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updated wed 30 apr 97


John Baymore on fri 18 apr 97

Richard Ramirez wrote (in part):

....... used by my school's custodial staff to better service our
department. ...... ...... Areas of concern: #1- Floors=regularity
of sweeping and wet mopping, are sweeping compounds used?, how often dust
mop heads changed?, do you use a vacuum? type/,how often?,are your floors
conceret?, does the custodian uses a respirator?

Generally speaking, floors in a ceramics studio should never be swept, only
cleaned by VERY wet methods (except as mentioned below). The fine
particles that do the damage to our lungs (particularly microcrystaline
silica, but other stuff is present too) are not visable to the eye, and
stay in the air for a LONG time after the visable stuff has settled
out...... whole day at least. This lack of seeing "dust" gives a false
sense of safety.

The allowable concentration for silica dust in the air (in a school OSHA is
an issue) is very low......... so the dust is considered very toxic.
Sweeping compounds don't do enough to be considered a safe practice with
such a hazardous material, although they reduce some of the dust. If a
room is swept, the custodian gets the greatest exposure over the short
term (he is there in the worst of it, but only shortly), but the faculty
and students using the room after the so-called "cleaning" get a sustained
dose over much longer hours (lower levels over MUCH longer time).

do you have and use a wet-vacuum?, type?,

Never use a regular vacum cleaner. A wet vacum is good....... just make
sure it is ONLY used on very liberally wet stuff. A regular vacum cleaner
(or a wet vac) will whip dust into the air worse than a broom if it hits
any dry stuff. The only exception is a specially made vacum for ceramics
studios with a HEPA filter in it. The problem with these expensive units
is that if used for general floor cleaning instead of wet mopping, you will
go through a lot of $200.00 plus .33 micron filters very fast, even with
the usual pre-filter bag.

..... air purification units.......

Make sure you get the HEPA filter type. These are a great idea AFTER you
have reduced the sources of dust to the bare minimum by other methods like
wet cleaning, changing dust producing habits, and putting in localized
pickup vents on dusty operations. If the dust has gotten mixed into the
room air so that you need a purification system (usually hung at ceiling
level) to get it out of the general studio air, you have a serious health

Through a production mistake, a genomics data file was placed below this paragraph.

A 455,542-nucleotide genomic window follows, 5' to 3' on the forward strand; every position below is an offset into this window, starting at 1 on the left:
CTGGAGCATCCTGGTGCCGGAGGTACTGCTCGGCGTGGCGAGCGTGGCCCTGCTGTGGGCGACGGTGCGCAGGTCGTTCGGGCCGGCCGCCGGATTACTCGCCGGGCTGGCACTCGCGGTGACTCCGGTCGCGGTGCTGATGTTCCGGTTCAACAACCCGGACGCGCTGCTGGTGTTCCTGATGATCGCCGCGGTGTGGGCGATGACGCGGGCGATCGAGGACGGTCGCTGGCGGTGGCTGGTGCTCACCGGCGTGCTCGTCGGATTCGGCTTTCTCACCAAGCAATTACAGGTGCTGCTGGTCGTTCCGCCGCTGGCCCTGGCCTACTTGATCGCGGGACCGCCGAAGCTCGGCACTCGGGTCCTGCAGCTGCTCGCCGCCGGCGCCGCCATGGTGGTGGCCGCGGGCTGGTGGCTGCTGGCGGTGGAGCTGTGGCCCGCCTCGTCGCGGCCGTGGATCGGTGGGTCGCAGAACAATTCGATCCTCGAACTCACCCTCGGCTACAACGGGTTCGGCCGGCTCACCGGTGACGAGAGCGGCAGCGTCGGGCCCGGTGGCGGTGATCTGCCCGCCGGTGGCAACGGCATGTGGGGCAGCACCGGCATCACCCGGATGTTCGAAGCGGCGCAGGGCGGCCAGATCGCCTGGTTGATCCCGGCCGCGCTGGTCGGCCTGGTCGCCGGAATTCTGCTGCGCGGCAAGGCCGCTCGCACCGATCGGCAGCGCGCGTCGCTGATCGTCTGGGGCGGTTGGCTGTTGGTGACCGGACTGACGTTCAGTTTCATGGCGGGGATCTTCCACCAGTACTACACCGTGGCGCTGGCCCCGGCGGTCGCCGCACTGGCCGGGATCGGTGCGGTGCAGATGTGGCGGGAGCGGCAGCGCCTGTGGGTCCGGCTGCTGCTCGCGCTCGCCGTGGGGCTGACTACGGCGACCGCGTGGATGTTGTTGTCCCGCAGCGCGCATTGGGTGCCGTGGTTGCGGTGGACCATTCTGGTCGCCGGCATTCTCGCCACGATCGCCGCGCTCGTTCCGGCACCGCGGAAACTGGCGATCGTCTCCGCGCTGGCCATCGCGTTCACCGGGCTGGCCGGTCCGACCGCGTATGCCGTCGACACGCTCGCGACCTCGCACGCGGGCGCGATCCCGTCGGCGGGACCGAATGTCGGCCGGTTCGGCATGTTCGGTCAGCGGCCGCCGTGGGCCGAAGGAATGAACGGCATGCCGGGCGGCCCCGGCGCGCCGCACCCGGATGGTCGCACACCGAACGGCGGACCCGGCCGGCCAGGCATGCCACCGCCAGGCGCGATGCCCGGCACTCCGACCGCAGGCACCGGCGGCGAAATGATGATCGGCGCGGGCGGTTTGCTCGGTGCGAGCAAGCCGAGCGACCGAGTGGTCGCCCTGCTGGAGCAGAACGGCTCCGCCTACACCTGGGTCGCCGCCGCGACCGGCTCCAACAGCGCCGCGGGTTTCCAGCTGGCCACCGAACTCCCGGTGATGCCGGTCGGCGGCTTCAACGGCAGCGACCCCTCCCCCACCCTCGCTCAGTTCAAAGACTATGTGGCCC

problem you have failed to address.

Your lungs are breathing the same air that the purification unit is sucking
in. If it is clogging its filters frequently, so are your lungs! You
can't change those filters .

These units should be the LAST line of defense to the dust problem, not the
first, unless there is no feasible way to control the dust by other means.
In other words, it would be better than not doing anything at all, but a
really poor choice as a primary means.

Simple regular wet cleaning is the first step.

#4-Trash collection: ............. do you throw, slurry,
glaze, dust, in with paper?

This is a "smoking gun". Legally, there are regulations about disposing
of a lot of the materials we use in ceramics. We are (much as we hate to
admit it) harardous waste generators. For schools and businesses (potters
who sell work) the government has specific laws that apply. Call the EPA.

A home hobbyist is (generally) exempted because of the small amount of
materials produced, and can just take the stuff to the local "dump" or
"hazardous waste collection day".

Not so a school or business. Certain things need a hazardous waste handler
to take them. (Barium carbonate is one of them!) And there is specific
paperwork documentation to be done.

I don't know of too many potters or schools that are compliant here.
Someday someone will take notice officially and we will all get more

As to my school, NH Institute of Art, floors are wet mopped, but not
frequently enough to suit the faculty liking. Constant battle, varies with
the mood of the custodian. Sometimes someone (well meaning student) grabs
a broom until someone yells! Amazing how they find a broom even though we
had all removed from the department .

We just ordered a Nilfisk HEPA vacum to add to the arsenal. The faculty
are working more emphasis on cleaning and its health benefits into the
general studio practices with the students.

The custodian used to sweep the floor in the past, and didn't wear a real
respirator, just a paper nusiance dust mask. An "education campaign" over
time has changed a lot. Talk to these people..... they don't know what
this stuff IS.

No purification units (yet). No general dilution studio ventition. A
local pickup on the hot wax area in the general studio space. Ceiling
mounted AC units in the summer (with general use filters), with a pretty
low speed fan, oriented not to direct the flow toward the floor of other
potentially dusty surfaces. Floors are vinyl tile. Doors kept open or
closed as the mood suits (much to the dismay of the photography studios
right next door!)

The President of the Institute knows Monona's name and we occasionally
"invoke" it. Usually works like a charm . (Didn't know you had that
kind of power, did you, Monona? )



John Baymore
River Bend Pottery
22 Riverbend Way
Wilton, NH 03086 USA